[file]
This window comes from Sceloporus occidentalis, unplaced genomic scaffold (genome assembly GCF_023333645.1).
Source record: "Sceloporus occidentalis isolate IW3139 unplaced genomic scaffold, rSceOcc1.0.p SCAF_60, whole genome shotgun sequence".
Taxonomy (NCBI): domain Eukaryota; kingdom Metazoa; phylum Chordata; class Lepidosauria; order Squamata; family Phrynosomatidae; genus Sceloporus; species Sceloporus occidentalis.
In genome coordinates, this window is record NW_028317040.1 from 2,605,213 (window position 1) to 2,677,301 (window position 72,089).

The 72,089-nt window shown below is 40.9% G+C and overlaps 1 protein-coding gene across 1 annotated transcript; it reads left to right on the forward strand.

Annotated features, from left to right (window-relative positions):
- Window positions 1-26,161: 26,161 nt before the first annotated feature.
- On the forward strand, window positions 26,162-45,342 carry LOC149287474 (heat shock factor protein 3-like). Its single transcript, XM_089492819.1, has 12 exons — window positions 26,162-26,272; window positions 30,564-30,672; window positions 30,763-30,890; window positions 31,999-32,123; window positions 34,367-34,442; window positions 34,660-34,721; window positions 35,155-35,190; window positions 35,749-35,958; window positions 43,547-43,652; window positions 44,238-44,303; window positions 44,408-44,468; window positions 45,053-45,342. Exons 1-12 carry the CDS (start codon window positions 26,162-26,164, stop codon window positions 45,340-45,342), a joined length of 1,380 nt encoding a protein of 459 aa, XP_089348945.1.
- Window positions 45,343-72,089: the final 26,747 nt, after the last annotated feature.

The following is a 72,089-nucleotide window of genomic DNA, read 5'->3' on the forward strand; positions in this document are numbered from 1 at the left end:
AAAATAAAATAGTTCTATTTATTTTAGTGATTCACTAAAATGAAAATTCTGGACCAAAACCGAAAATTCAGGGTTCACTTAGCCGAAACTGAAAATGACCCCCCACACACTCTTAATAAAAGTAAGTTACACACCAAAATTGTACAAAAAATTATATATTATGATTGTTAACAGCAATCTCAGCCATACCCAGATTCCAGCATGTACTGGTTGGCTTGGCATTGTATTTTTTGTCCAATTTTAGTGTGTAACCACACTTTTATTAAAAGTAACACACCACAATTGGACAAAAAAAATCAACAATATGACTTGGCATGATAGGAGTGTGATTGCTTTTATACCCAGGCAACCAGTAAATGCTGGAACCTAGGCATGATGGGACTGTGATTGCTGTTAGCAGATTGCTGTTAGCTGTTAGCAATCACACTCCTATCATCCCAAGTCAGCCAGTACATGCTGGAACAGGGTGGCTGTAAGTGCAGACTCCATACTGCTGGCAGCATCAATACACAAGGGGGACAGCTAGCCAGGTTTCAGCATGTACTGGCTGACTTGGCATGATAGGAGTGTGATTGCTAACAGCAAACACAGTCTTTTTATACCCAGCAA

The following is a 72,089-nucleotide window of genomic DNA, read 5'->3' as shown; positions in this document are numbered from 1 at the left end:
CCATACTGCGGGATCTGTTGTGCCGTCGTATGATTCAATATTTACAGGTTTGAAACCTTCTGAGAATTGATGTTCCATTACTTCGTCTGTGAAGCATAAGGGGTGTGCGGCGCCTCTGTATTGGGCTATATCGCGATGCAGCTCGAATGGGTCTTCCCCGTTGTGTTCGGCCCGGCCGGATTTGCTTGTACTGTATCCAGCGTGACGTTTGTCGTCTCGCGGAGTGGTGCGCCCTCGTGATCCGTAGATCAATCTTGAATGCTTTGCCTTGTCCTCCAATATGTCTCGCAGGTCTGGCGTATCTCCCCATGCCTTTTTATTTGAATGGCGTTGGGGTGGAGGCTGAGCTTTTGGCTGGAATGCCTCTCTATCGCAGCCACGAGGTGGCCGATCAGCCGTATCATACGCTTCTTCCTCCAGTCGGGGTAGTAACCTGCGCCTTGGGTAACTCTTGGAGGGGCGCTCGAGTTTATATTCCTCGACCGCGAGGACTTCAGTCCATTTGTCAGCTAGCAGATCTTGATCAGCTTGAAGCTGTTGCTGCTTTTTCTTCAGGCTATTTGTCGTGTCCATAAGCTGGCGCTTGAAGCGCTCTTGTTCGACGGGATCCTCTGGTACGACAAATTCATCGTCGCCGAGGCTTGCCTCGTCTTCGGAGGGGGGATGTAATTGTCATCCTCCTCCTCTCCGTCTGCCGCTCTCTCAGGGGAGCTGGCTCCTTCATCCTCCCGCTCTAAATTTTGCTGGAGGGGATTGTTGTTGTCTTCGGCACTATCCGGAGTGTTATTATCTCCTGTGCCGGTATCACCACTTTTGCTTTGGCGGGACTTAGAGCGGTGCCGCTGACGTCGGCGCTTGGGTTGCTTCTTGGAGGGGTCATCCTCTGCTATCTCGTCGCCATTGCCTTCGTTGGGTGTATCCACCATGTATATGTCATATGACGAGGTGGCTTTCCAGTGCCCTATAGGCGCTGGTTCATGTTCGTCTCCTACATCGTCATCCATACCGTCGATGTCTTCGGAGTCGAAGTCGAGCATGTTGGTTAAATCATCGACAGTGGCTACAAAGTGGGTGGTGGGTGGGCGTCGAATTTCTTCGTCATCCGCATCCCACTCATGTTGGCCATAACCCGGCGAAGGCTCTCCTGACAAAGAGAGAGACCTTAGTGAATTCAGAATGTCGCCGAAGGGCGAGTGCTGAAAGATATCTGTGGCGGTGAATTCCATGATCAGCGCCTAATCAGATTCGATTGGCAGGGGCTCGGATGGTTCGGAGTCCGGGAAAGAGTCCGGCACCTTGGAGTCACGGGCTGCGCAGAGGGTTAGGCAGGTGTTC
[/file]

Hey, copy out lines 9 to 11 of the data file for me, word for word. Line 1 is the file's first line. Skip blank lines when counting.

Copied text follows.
- Window positions 45,343-72,089: the final 26,747 nt, after the last annotated feature.

The following is a 72,089-nucleotide window of genomic DNA, read 5'->3' on the forward strand; positions in this document are numbered from 1 at the left end:
AAAATAAAATAGTTCTATTTATTTTAGTGATTCACTAAAATGAAAATTCTGGACCAAAACCGAAAATTCAGGGTTCACTTAGCCGAAACTGAAAATGACCCCCCACACACTCTTAATAAAAGTAAGTTACACACCAAAATTGTACAAAAAATTATATATTATGATTGTTAACAGCAATCTCAGCCATACCCAGATTCCAGCATGTACTGGTTGGCTTGGCATTGTATTTTTTGTCCAATTTTAGTGTGTAACCACACTTTTATTAAAAGTAACACACCACAATTGGACAAAAAAAATCAACAATATGACTTGGCATGATAGGAGTGTGATTGCTTTTATACCCAGGCAACCAGTAAATGCTGGAACCTAGGCATGATGGGACTGTGATTGCTGTTAGCAGATTGCTGTTAGCTGTTAGCAATCACACTCCTATCATCCCAAGTCAGCCAGTACATGCTGGAACAGGGTGGCTGTAAGTGCAGACTCCATACTGCTGGCAGCATCAATACACAAGGGGGACAGCTAGCCAGGTTTCAGCATGTACTGGCTGACTTGGCATGATAGGAGTGTGATTGCTAACAGCAAACACAGTCTTTTTATACCCAGCAA